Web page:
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Hoffmann, R. A wiki for the life sciences where authorship matters. Nature Genetics (2008)

Effect of surface-attached heparin on the response of potassium-selective electrodes.

Heparin (or hydrolyzed heparin) was covalently attached on the surface of derivatized cellulose triacetate membranes, which were subsequently impregnated with the potassium-selective ionophore valinomycin. The resulting ion-selective electrodes presented near-Nernstian response to potassium and had selectivity coefficients of the same order of magnitude as those of conventional poly-(vinyl chloride)-based electrodes. It was found that the heparin layer does not alter significantly the response characteristics of the electrodes. The biological activity of the immobilized heparin (or hydrolyzed heparin) was measured in terms of its inactivation of blood coagulation factor Xa. It was found that the covalently anchored hydrolyzed heparin was not biologically active, but the immobilized heparin was able to inactivate factor Xa. Therefore, by covalently attaching heparin on the surface of ion-selective electrodes, electrodes with improved blood compatibility characteristics may be prepared.[1]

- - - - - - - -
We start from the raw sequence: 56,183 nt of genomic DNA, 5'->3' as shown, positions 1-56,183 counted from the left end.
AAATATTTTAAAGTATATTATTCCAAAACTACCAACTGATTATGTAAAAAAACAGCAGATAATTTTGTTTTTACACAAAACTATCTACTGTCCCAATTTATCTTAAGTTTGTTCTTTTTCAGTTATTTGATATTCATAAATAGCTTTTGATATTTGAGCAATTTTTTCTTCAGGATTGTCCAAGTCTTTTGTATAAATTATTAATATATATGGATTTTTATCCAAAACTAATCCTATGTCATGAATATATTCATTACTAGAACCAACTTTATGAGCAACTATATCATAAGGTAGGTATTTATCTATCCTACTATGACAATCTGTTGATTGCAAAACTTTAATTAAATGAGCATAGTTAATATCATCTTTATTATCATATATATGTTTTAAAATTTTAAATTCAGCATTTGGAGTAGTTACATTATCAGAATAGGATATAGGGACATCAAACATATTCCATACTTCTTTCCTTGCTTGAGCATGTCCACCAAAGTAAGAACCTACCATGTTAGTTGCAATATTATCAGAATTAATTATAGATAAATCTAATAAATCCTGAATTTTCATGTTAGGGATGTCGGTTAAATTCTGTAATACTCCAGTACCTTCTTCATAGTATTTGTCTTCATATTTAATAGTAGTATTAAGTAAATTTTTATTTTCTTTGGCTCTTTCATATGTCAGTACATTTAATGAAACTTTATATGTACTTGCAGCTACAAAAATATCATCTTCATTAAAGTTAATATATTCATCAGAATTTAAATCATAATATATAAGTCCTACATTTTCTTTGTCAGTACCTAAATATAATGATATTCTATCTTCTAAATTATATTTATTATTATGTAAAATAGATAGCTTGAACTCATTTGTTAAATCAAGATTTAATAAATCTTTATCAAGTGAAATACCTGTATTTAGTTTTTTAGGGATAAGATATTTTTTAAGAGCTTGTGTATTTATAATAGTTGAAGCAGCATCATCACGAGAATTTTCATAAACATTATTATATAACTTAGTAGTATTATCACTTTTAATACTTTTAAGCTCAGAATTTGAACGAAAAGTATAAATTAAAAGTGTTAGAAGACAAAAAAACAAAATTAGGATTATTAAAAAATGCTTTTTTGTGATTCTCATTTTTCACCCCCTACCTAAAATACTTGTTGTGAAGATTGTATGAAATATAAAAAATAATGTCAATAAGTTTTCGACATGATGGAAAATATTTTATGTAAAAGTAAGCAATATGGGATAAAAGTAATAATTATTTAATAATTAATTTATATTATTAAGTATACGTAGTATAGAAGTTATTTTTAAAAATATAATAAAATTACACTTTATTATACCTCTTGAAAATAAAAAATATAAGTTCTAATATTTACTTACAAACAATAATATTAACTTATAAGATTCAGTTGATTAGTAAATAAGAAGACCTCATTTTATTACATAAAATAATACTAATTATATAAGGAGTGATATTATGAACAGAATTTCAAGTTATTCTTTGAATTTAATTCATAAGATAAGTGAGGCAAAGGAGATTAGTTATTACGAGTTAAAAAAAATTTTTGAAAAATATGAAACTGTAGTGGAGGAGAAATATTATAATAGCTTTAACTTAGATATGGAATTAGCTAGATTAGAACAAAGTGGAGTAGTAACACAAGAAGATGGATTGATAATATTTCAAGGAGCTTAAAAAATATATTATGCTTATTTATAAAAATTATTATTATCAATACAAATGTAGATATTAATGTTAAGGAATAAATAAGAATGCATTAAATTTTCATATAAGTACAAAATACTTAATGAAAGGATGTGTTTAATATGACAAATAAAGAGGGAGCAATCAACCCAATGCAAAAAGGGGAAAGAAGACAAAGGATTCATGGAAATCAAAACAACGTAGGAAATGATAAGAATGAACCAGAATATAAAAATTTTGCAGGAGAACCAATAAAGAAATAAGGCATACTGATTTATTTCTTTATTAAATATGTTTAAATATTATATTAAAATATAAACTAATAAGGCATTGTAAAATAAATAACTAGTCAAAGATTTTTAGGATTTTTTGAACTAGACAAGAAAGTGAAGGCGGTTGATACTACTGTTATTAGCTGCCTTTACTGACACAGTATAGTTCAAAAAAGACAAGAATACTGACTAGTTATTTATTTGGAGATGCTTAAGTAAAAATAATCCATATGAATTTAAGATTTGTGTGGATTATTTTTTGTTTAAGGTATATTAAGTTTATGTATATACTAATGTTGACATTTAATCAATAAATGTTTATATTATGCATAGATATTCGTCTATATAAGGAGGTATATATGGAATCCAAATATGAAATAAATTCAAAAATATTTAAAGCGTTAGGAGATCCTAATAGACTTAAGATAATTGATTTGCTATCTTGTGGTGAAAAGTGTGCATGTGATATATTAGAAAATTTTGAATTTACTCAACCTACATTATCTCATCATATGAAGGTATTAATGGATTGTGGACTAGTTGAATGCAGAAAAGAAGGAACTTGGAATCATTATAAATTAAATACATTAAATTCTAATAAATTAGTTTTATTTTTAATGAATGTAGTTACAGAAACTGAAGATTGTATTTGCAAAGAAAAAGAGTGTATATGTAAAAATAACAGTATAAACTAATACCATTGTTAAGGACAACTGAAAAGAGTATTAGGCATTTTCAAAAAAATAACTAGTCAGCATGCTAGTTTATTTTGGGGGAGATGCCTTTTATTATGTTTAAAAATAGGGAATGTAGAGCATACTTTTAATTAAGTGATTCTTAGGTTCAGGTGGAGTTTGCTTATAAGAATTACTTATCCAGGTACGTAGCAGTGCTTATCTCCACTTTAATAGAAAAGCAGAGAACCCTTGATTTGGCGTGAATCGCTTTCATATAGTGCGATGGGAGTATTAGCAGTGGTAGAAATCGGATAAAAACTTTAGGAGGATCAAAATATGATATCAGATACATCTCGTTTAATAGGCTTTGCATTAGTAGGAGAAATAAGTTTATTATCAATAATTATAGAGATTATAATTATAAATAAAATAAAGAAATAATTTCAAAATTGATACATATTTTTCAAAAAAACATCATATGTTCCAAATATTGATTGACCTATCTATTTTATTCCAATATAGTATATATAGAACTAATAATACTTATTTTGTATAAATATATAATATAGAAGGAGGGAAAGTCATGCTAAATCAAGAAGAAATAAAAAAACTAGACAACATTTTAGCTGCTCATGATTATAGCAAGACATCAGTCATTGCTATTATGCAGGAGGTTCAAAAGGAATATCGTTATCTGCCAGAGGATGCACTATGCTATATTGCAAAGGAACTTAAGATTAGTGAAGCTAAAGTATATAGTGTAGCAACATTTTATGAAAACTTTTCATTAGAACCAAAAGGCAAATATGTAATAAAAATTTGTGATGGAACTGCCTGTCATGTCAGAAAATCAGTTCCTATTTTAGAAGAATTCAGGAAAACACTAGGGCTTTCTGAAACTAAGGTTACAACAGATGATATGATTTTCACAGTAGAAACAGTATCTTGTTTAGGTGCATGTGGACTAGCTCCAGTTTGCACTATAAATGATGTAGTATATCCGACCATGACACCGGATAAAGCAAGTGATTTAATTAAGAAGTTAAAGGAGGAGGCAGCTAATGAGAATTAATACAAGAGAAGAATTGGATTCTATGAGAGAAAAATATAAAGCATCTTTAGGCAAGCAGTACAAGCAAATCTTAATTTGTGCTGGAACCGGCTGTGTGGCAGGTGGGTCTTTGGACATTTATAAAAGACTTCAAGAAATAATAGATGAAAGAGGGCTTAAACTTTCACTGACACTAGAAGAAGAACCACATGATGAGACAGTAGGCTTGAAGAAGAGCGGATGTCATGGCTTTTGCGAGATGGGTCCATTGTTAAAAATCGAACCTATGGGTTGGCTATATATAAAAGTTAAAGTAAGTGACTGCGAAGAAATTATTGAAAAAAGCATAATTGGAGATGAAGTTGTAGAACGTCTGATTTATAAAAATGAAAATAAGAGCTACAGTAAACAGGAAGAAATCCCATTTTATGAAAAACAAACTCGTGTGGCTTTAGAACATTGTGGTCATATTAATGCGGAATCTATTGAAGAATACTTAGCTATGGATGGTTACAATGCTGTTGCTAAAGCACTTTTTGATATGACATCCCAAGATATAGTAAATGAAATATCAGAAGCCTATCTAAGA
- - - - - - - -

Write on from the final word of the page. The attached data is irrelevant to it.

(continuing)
1. Effect of surface-attached heparin on the response of potassium-selective electrodes. Brooks, K.A., Allen, J.R., Feldhoff, P.W., Bachas, L.G. Anal. Chem. (1996) [Pubmed]
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